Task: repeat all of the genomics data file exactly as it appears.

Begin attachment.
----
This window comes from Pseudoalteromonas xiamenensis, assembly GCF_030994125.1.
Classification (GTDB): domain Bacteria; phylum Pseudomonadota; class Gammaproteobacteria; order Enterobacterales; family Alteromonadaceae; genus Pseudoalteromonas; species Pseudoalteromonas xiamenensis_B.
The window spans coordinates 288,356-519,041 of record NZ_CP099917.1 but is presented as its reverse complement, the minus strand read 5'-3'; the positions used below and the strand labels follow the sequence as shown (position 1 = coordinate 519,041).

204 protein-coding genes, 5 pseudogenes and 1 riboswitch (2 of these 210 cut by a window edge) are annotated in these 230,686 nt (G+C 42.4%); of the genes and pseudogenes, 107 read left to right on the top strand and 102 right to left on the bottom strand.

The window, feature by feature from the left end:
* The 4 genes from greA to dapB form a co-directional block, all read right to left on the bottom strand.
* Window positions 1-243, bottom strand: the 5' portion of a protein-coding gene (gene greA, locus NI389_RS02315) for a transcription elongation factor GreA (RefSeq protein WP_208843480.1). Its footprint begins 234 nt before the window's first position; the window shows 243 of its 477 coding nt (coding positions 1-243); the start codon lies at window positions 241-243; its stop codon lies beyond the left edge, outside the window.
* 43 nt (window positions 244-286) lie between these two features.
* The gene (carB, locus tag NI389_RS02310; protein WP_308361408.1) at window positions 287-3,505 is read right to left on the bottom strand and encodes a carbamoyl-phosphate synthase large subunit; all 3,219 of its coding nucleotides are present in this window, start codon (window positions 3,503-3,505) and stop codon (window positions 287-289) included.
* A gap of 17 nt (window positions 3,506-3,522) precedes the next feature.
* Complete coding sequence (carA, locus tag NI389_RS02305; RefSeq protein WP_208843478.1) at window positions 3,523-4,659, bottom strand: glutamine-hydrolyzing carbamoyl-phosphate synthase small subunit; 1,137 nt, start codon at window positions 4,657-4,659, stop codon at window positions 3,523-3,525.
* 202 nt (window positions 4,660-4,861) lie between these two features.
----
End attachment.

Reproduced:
This window comes from Pseudoalteromonas xiamenensis, assembly GCF_030994125.1.
Classification (GTDB): domain Bacteria; phylum Pseudomonadota; class Gammaproteobacteria; order Enterobacterales; family Alteromonadaceae; genus Pseudoalteromonas; species Pseudoalteromonas xiamenensis_B.
The window spans coordinates 288,356-519,041 of record NZ_CP099917.1 but is presented as its reverse complement, the minus strand read 5'-3'; the positions used below and the strand labels follow the sequence as shown (position 1 = coordinate 519,041).

204 protein-coding genes, 5 pseudogenes and 1 riboswitch (2 of these 210 cut by a window edge) are annotated in these 230,686 nt (G+C 42.4%); of the genes and pseudogenes, 107 read left to right on the top strand and 102 right to left on the bottom strand.

The window, feature by feature from the left end:
* The 4 genes from greA to dapB form a co-directional block, all read right to left on the bottom strand.
* Window positions 1-243, bottom strand: the 5' portion of a protein-coding gene (gene greA, locus NI389_RS02315) for a transcription elongation factor GreA (RefSeq protein WP_208843480.1). Its footprint begins 234 nt before the window's first position; the window shows 243 of its 477 coding nt (coding positions 1-243); the start codon lies at window positions 241-243; its stop codon lies beyond the left edge, outside the window.
* 43 nt (window positions 244-286) lie between these two features.
* The gene (carB, locus tag NI389_RS02310; protein WP_308361408.1) at window positions 287-3,505 is read right to left on the bottom strand and encodes a carbamoyl-phosphate synthase large subunit; all 3,219 of its coding nucleotides are present in this window, start codon (window positions 3,503-3,505) and stop codon (window positions 287-289) included.
* A gap of 17 nt (window positions 3,506-3,522) precedes the next feature.
* Complete coding sequence (carA, locus tag NI389_RS02305; RefSeq protein WP_208843478.1) at window positions 3,523-4,659, bottom strand: glutamine-hydrolyzing carbamoyl-phosphate synthase small subunit; 1,137 nt, start codon at window positions 4,657-4,659, stop codon at window positions 3,523-3,525.
* 202 nt (window positions 4,660-4,861) lie between these two features.